The results
The subject of the NEEF course is certainly of great interest to the general public these days, and the team attributes its popularity and positive reception to the way it presents the science behind climate change and extreme weather in an objective and unbiased way. As one student commented, “Very well-organized lessons, good graphics, and even better infographics, plus excellent information on how to prepare for extreme events… I wish everyone could take this important and very well-done class.”

NEEF’s original goal was to enroll at least 750 students in the first month after launch. As of August 2015, nearly 1,200 students have signed up. Not only has the course attracted existing Udemy students and instructors, but NEEF’s outreach to their network of educators, broadcast meteorologists and their audiences, social media followers, and others has brought newcomers into the Udemy community. Quizzes embedded throughout the course indicate students are understanding the substance of the course too, with average scores exceeding 80%. The average review score for Extreme Weather 101 is 4.9 stars out of 5.

Maintaining momentum
Subsequently, NEEF built upon the success of Extreme Weather 101 to launch Dealing With Drought, which is intended to help the American public understand the science of drought and its impacts, today and in the future. The course also provides actionable steps individuals can take to reduce their water usage. NEEF also wants to understand how students are applying the knowledge they’ve gained and plan to conduct a survey among people who have completed their courses. One Extreme Weather 101 student, a Spanish teacher who’s also certified to teach earth science and English as a second language, shared that she plans to develop NEEF’s course content “into mini lessons to use for scout badges, or after-school activities.”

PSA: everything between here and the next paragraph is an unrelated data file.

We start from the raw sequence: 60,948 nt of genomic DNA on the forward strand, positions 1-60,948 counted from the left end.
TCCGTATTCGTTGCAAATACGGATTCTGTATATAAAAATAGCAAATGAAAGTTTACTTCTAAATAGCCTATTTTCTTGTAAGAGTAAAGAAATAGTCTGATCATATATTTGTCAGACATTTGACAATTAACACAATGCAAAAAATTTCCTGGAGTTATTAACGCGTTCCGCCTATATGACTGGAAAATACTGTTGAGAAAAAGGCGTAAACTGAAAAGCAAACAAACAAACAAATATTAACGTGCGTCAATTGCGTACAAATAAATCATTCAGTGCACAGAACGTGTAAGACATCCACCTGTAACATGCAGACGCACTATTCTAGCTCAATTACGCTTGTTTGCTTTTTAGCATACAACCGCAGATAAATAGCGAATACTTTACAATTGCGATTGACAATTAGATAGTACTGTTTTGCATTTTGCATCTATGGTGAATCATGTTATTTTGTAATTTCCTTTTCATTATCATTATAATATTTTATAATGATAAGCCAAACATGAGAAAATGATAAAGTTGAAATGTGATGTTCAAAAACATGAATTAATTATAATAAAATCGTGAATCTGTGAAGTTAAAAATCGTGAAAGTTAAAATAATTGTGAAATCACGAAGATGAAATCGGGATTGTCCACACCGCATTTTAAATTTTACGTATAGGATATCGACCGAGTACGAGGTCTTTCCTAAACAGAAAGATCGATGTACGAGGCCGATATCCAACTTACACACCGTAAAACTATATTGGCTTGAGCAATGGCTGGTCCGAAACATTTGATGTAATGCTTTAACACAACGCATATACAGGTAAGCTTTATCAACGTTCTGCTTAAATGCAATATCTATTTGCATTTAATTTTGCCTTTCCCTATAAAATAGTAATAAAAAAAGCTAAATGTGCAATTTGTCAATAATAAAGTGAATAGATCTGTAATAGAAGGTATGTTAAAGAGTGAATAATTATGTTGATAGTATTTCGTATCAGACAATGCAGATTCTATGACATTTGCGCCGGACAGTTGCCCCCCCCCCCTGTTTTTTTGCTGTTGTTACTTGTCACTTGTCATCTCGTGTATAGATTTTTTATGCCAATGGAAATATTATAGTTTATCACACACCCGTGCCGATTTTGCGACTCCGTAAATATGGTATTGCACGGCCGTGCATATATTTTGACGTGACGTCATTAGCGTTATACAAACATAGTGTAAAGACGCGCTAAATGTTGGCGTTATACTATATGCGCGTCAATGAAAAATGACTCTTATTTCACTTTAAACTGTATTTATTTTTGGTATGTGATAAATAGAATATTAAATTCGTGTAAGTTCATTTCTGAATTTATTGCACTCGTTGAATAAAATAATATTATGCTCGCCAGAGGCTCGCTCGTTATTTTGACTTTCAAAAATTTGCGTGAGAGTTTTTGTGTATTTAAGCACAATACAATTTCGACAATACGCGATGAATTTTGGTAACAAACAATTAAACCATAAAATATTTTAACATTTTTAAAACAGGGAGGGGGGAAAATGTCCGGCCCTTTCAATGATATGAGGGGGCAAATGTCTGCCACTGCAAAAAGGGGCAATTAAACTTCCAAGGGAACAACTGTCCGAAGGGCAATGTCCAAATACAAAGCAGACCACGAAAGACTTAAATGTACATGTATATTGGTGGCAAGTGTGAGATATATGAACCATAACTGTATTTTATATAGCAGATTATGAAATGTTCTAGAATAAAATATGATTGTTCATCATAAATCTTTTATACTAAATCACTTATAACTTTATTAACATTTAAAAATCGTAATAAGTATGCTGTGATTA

In general, students have expressed confidence that the course will help them achieve their learning goals. Having more people knowledgeable about the issues and implications of climate change is good for all of us living on this planet.

NEEF’s advice for aspiring Udemy Social Innovation grantees:

  • Take the “How to Create Your Udemy Course” course – it answered many of NEEF’s questions and provided take-away resources that they used throughout the production of Extreme Weather 101.
  • Take the time at the beginning of the process to create a course outline, timeline and plan for executing your course. Expect that you may encounter delays or technical difficulties along the way and build in time to address these challenges.
  • Leverage the skills and expertise of your staff. NEEF did screen tests with staff to make sure delivery of the content was clear. Other NEEF staff played a critical role in making sure complex scientific content was presented in an understandable way.